* REPUBLICANS: LET'S NOT PROTECT ALL WOMEN FROM DOMESTIC VIOLENCE: The U.S. Senate today voted 78-22 to extend the Violence Against Women Act. Sen. John "Dr. No" Boozman was among the 22, all Republicans, who voted no. Republicans have a problem with parts of the bill that bar federal funded agencies from discrimination against gays and lesbians and that allow undocumented immigrants who are violence victims to seek legal status. They also quibble with protection for Native Americans. The House Republican majority last year wouldn't pass the bill with those measures. They insist on preserving the legal ability to discriminate against gay people. It is that simple. Talking Points Memo has more.

* REPUBLICAN LEGISLATURE STARTS TO STRANGLE GOVERNMENT: Legislation that the Beebe administration contends unconstitutionally passes budgetary decisions to the executive branch came out of a House committee today. It limits growth in state spending to 3 percent or a three-year rolling average on revenue, whichever is less. Special needs? Disasters? Tough. Government must shrink and needs must go unmet. In hard times, prisoners will be cut loose and patrol cars will be garaged. It's a Mickey Mouse way to run a government. But it looks like the banner will be waved high.

* FIREFIGHTER MONUMENT APPROVED FOR CAPITOL GROUNDS: The secretary of state's office says the commission that oversees Capitol grounds today had approved the long-gestating memorial to fallen firefighters, a project that reportedly has reached construction and maintenance financial goals after eight years. It will be on the west side of the Capitol on the mall and could be dedicated by October. The commission also heard a presentation from the Arkansas Military Veterans' Hall of Fame, but took no action on a request for installation of the Hall of Fame in the Capitol foyer.

* ASU WARNS OF TAX FRAUD SCHEME: Arkansas State University has circulated a news release that indicates somebody got hold of personal information of ASU employees and used it to attempt to claim tax refunds with fraudulent returns. Release follows:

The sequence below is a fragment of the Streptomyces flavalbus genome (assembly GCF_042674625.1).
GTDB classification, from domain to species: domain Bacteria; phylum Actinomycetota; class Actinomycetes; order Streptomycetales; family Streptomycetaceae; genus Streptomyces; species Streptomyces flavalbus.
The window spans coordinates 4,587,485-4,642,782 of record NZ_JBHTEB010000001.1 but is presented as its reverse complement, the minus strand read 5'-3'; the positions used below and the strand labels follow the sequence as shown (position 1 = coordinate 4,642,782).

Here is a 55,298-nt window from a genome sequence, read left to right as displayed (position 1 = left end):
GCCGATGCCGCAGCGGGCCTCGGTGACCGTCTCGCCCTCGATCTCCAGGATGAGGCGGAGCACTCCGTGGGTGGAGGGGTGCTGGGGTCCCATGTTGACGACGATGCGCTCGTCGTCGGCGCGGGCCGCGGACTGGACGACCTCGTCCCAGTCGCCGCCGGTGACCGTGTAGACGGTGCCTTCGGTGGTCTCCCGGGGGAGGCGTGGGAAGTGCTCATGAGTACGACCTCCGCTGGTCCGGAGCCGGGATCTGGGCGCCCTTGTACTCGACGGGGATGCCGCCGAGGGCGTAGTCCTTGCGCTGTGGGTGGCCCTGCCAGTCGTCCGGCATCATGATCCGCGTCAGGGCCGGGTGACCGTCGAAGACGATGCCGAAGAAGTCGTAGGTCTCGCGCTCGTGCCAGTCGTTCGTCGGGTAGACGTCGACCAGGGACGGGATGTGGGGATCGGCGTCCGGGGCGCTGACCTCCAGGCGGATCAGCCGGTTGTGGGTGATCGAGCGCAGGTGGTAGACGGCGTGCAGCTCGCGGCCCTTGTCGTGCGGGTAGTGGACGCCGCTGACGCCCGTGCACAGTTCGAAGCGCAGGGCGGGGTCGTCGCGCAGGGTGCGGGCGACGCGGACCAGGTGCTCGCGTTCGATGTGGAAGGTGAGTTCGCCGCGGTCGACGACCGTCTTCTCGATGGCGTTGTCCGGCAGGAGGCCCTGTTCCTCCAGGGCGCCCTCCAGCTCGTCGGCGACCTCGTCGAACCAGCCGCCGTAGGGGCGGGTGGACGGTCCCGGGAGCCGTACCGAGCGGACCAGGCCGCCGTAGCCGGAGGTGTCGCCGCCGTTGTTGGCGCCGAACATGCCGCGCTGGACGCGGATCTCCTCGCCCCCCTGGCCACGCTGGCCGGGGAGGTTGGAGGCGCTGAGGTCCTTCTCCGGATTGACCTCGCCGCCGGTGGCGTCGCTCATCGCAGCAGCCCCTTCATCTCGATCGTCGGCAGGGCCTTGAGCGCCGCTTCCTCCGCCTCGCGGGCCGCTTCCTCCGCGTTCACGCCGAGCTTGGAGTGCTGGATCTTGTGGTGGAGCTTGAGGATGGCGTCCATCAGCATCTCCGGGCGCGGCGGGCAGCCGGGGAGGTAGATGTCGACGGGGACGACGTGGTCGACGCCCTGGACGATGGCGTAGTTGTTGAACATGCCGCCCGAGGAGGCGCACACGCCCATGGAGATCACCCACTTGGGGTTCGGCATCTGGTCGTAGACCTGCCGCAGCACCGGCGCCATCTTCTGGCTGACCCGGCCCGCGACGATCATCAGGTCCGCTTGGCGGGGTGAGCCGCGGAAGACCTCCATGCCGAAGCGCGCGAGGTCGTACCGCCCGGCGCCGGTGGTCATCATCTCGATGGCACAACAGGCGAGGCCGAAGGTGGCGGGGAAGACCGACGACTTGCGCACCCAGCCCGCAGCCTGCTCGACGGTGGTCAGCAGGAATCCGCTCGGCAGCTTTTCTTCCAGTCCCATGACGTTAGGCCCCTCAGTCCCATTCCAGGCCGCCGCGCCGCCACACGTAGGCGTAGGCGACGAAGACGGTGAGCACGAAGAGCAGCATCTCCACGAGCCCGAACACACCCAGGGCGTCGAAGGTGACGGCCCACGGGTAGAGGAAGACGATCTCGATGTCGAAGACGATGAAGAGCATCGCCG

JONESBORO — Arkansas State University today encouraged its employees to take preventative financial security measures after learning of possible fraudulent filing of federal tax returns.

The ASU Department of Finance and Administration on Monday received reports that employees who have not filed tax returns for 2012 had received letter 4464C, which relates to refunds, from the Internal Revenue Service. At least 16 employees are known to have received the letter.

"The information we have received appears to indicate that someone has fraudulently obtained personal information and used it to file tax returns," said Dr. Len Frey, ASU vice chancellor for finance. "We do not know who obtained their personally identifiable information or how."

Frey said ASU has notified the IRS and is investigating the situation. The university also sent employees information to contact the IRS directly.

"We will cooperate with authorities to determine who obtained and used the information," Frey said. "We are also reviewing all internal processes and communicating with our third-party vendors that have access to employee information."

Frey said the apparent fraudulent activity is a "very serious" matter and that the university will take whatever steps are necessary to determine what happened.

"I regret the inconvenience members of our staff are facing because of what appears is be illegal activity," Frey said. "We will continue to keep everyone informed as we get more information."